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Attorney General William Tong

08/22/2019

ATTORNEY GENERAL TONG CHALLENGES TRUMP ADMINISTRATION EXPEDITED REMOVAL RULE TO UNLAWFULLY DENY IMMIGRANTS DUE PROCESS

Cruel and Unnecessary Rule Risks Deportation of Lawful Residents

Attorney General William Tong today joined a coalition of attorneys general, led by California, in opposing the Trump Administration’s new rule vastly expanding the use of expedited removal.

Under the new rule, the U.S. Department of Homeland Security is authorized to deport certain individuals living anywhere in the United States without the due process protections afforded in normal removal proceedings, such as the right to an attorney or a hearing before a judge.

In an amicus brief before the U.S. District Court for the District of Columbia, the attorneys general urge the court to grant a preliminary injunction to halt the implementation of the rule, which was issued without advance notice or opportunity for public comment.

"Denying due process to people facing deportation, including access to a lawyer and a hearing before a judge, flies in the face of everything this country stands for. We have already read reports around the country of citizens — including children — swept up in raids, detained for hours or days under threat of deportation. Due process protections are in place for a reason — to ensure that our government does not erroneously take the enormous step of deportation without being absolutely sure we have the right and a reason to do so. This rule is cruel, unnecessary and unlawful and I join with attorneys general across the nation in asking that it be blocked," said Attorney General Tong.

Under the rule, the Trump Administration is expanding the use of expedited removals to allow federal officials to deport undocumented immigrants from anywhere in the United States under a fast-tracked process that generally does not allow for access to legal representation, witnesses, or a meaningful opportunity to present evidence and defenses.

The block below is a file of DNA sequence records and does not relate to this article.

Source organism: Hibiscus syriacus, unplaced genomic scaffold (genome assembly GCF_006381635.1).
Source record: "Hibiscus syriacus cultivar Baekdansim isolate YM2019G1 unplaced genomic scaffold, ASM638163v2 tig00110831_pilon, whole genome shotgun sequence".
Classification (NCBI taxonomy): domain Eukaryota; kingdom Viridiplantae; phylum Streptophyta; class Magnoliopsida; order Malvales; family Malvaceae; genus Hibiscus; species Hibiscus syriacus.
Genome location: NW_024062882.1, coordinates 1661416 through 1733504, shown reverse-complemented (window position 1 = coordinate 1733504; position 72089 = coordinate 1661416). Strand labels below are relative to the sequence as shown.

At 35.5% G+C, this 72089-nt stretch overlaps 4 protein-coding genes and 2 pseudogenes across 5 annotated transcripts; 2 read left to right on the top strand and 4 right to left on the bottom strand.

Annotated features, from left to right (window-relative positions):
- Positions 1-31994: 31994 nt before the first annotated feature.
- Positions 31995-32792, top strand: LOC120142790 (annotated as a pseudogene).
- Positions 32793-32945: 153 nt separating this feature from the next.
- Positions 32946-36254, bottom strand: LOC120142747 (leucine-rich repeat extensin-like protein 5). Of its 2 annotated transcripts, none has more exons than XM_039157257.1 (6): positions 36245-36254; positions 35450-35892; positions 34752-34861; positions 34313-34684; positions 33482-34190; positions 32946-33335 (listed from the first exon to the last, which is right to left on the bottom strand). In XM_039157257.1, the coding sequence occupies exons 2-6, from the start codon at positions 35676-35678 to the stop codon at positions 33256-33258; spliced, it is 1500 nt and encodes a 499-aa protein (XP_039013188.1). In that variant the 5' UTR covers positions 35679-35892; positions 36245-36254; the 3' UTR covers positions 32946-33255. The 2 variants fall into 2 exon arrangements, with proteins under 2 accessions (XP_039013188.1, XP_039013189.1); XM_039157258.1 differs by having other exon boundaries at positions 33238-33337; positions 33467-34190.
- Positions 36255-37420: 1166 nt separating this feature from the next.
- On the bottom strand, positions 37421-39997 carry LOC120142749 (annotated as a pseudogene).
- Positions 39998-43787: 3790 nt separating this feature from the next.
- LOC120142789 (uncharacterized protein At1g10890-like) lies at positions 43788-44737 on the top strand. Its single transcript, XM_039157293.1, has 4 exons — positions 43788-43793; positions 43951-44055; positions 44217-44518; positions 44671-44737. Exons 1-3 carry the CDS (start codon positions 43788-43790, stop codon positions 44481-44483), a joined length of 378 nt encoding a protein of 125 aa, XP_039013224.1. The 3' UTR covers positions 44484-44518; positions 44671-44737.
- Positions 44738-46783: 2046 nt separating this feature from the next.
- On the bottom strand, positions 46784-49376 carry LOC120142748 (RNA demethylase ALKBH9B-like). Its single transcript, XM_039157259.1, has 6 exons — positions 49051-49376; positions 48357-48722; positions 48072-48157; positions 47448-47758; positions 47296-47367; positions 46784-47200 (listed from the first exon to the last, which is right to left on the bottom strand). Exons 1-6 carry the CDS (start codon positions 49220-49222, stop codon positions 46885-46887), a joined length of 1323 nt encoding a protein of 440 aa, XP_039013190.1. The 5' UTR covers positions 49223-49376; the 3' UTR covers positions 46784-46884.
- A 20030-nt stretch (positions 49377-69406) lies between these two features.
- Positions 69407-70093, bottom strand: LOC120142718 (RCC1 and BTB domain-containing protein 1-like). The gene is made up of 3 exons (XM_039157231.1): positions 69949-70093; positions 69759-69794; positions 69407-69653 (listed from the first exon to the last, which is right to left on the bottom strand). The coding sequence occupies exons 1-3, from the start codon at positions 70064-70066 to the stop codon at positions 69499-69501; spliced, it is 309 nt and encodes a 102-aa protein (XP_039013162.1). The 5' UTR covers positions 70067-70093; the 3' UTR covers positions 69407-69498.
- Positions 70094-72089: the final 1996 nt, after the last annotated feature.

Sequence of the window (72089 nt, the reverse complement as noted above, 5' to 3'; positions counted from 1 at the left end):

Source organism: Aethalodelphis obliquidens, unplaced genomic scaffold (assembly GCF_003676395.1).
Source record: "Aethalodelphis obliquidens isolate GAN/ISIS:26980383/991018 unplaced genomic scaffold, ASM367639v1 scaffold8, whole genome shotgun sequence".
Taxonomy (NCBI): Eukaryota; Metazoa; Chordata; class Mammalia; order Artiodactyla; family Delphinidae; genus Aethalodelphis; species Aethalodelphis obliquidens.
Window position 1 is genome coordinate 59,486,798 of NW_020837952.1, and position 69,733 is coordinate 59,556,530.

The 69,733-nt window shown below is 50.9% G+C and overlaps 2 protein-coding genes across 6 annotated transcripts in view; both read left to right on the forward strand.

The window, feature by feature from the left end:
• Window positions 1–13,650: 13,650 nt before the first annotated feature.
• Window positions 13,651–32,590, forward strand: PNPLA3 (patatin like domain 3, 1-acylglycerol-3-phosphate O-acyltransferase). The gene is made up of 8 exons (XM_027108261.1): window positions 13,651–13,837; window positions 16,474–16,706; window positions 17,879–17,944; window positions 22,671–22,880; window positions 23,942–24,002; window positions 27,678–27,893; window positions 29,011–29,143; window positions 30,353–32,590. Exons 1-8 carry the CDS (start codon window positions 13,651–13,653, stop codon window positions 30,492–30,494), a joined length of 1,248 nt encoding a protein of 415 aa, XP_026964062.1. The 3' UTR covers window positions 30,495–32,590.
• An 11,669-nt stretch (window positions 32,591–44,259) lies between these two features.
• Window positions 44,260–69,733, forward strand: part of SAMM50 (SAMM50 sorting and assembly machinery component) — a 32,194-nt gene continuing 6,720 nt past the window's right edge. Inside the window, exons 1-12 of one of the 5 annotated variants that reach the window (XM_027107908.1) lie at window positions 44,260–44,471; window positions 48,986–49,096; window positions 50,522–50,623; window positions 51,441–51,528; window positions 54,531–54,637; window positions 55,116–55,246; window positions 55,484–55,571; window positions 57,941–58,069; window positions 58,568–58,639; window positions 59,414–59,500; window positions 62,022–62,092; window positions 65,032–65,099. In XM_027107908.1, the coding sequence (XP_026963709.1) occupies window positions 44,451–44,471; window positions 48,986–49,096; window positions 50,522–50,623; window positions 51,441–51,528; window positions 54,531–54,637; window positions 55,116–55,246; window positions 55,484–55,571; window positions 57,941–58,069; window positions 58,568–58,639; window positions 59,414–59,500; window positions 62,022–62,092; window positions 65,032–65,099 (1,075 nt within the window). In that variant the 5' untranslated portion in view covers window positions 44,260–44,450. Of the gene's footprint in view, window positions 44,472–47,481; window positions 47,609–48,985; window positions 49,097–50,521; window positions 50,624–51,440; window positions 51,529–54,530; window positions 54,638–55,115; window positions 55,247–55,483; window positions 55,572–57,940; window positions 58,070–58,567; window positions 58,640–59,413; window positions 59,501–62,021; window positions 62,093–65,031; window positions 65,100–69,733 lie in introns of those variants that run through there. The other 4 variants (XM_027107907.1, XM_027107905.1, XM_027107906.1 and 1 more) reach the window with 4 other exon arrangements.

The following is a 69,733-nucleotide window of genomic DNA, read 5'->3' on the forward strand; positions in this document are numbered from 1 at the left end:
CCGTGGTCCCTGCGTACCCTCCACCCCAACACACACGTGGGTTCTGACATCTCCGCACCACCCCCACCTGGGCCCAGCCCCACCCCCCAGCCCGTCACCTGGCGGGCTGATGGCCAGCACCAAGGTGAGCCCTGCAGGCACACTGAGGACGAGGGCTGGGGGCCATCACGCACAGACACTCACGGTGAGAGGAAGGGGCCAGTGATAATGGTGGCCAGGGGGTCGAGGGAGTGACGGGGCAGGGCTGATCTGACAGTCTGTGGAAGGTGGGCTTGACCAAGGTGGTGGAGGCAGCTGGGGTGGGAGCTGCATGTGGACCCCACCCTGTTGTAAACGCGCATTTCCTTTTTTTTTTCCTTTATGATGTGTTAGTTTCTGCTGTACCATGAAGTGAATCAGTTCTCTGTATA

The rule significantly increases the risk that people will be erroneously deported and, for those caught up in the proceedings, virtually eliminates access to the protections afforded during formal immigration hearings.

In 2004, the federal government extended the use of expedited removal to include undocumented individuals who were apprehended within 14 days of arrival in the U.S. by land and within 100 miles of any land border. Now, the U.S. Department of Homeland Security is allowing expedited removal proceedings to be used to deport undocumented immigrants living anywhere in the U.S. if the individuals cannot establish, to the satisfaction of a rank and file immigration officer that they have continuously resided in the country for two years.

The rule also lacks a clear legal standard. As a result, immigration officials could impose an inconsistent and unclear burden of proof on individuals living in the country, resulting in final deportation orders that are not generally subject to judicial review. Lawful residents, U.S. citizens, asylees, or other individuals with legal protections that enable them to remain in the country could be mistakenly subjected to deportation.

In the brief, the attorneys general note that the policy will inflict serious harm on the states’ families and communities. For instance, mixed-status households with both lawful and undocumented residents may be torn apart with little or no time to prepare, seek legal representation, or assert valid legal defenses to removal.

According to mental health professionals, the prospect of sudden and unexpected separation can cause children to experience serious mental health problems, including depression and anxiety. This can manifest in physical symptoms in children such as persistent stomachaches and headaches, refusing to eat, pulling out their hair, engaging in substance abuse, and losing interest in daily activities. These harms are worsened when fears of forcible family separation come true.

In addition, because of the rule, immigrants may be even less likely to report crime or exploitation or seek needed medical care, negatively affecting public safety and health.

In filing the amicus brief, Attorney General Tong joined the Attorneys General of California, Delaware, Hawai’i, Illinois, Maryland, Massachusetts, Michigan, Minnesota, Nevada, New Jersey, New Mexico, New York, Oregon, Vermont, Virginia, Washington, and the District of Columbia.

A copy of the brief is available here.
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